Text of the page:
- Lexa Pierce (Karen Cliche) was the first member added to the original Mutant X team. As a "chromatic molecular" mutant, she can bend light to make herself and anything she is touching temporarily invisible. In addition, she can shoot beams of light from her fingertips and can project blinding flashes. She is searching for her long-lost brother, and her methods and motives leave her untrusted by her teammates. (season 3)
- Mason Eckhart (Tom McCamus) is the former head of security of Genomex and the current head of the Genetic Security Agency (GSA). After an accident involving Adam and the production of the new mutants, Eckhart's immune system has been severely weakened, forcing him to wear a white wig, synthetic skin, and thick gloves. He formed the GSA to protect the public from what he deemed as a threat from the new mutants, capturing them to perform further genetic testing to find a "cure". He is put into stasis after being double-crossed by one of his agents and Dr. Harrison, allowing Ashlocke to rise to power. Some time before the season 2 finale, he escaped his imprisonment and convinced Shalimar's father to fund his research to cure Eckhart, but he is ultimately killed by Brennan.
- Dr. Kenneth Harrison (Andrew Gillies) is a biogeneticist working for Tricorp Botanicals, and a former employee of Genomex. Eckhart seeks him out to produce a mind-controlling toxin from the plants he studies so he can create new mutants under his own control. He continues to work with the GSA, but ultimately double-crosses Eckhart to allow Ashlocke to take control of Genomex.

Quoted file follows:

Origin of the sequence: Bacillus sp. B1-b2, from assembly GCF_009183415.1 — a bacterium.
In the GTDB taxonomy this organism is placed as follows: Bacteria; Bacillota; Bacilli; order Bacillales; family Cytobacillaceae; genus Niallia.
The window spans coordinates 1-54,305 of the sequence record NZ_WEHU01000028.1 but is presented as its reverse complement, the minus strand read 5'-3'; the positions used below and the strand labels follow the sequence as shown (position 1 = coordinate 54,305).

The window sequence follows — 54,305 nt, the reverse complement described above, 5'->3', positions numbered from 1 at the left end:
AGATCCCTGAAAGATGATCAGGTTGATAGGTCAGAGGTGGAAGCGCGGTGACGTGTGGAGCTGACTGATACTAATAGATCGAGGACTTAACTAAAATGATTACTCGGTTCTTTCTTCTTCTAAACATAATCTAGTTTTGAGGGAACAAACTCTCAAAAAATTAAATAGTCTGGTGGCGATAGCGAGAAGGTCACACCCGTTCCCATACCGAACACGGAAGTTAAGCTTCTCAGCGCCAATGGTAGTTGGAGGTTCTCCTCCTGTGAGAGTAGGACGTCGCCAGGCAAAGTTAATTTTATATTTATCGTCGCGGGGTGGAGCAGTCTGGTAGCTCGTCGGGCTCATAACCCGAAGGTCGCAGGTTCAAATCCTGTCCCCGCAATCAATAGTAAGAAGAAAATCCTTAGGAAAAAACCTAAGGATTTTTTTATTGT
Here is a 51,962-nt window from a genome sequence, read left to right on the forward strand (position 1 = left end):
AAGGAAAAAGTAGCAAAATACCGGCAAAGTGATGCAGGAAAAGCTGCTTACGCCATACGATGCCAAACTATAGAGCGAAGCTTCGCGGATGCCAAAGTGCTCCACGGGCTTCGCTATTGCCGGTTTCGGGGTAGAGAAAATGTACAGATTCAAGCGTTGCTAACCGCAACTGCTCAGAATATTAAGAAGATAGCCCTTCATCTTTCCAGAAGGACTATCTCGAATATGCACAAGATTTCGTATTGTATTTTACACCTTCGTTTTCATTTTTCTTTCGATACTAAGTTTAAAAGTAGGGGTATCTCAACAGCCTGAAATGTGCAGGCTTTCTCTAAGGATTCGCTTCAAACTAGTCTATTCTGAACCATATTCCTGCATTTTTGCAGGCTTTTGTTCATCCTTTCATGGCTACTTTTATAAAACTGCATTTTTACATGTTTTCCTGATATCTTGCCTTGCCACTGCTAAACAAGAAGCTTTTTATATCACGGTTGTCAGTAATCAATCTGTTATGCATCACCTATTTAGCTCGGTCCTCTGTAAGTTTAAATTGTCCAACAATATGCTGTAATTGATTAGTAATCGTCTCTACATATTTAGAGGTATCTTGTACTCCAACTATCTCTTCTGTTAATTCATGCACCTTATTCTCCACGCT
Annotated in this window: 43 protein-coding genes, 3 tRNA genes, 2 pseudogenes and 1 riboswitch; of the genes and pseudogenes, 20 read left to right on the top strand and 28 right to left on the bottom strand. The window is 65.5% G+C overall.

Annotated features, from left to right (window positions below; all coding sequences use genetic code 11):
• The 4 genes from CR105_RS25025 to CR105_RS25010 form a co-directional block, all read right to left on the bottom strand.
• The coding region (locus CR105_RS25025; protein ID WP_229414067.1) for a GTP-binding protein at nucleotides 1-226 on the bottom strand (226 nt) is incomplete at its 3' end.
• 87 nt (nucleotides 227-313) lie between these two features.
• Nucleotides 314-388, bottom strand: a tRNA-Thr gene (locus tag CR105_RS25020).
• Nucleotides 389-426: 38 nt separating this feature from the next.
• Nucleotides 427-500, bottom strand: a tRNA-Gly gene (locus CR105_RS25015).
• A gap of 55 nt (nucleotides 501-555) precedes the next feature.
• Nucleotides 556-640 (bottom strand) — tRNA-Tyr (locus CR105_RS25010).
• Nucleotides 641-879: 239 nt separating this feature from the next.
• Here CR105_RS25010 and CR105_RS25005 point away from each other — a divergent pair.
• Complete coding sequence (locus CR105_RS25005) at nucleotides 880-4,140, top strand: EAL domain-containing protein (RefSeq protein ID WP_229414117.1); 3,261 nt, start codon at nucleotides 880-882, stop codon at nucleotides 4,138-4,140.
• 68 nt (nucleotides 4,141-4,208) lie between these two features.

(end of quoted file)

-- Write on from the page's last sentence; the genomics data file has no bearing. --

- Gabriel Ashlocke (Michael Easton) is patient zero of the new mutants. He possesses the abilities of all known kinds of new mutants, particularly the Mutant X team. In the past, Adam was hired by Genomex to attempt to hamper the young Ashlocke's powers and psychopathy, but he failed to prevent the boy from killing his parents in a powerful rage and only damaged the young boy's genome. To prevent his death, Ashlocke was put in stasis, only to be freed by a member of the GSA to usurp Eckhart's power. Ashlocke takes his revenge against Adam and Mutant X in his attempts to prevent his own death, but is ultimately unsuccessful. However, his loyal followers known as the "Links" use the genetic material of four similarly-powered new mutants, including Brennan, to produce a child that would effectively be Ashlocke's second coming. Another new mutant whose DNA was used to make this child took the boy into her own care to raise him to be a kind person instead of the monster Ashlocke turned out to be. (seasons 1–2)
- An unnamed individual (played by George Buza) acts as the liaison between Lexa and the Dominion, as the Mutant X team works for the Dominion to solve new mutant-related mysteries and crimes. (season 3)
|First aired||Last aired|
|1||22||October 6, 2001||July 6, 2002|
|2||22||October 5, 2002||May 12, 2003|
|3||22||September 29, 2003||May 17, 2004|
In 2008, Beyond Home Entertainment also re-released each season for region 4.
In region 2, Revelation Films released all three seasons individually on March 25, 2013. They released a complete series set on DVD in the UK on June 20, 2016. On October 24, 2016, Revelation Films released a region free complete series Blu-ray set.
Comic book tie-in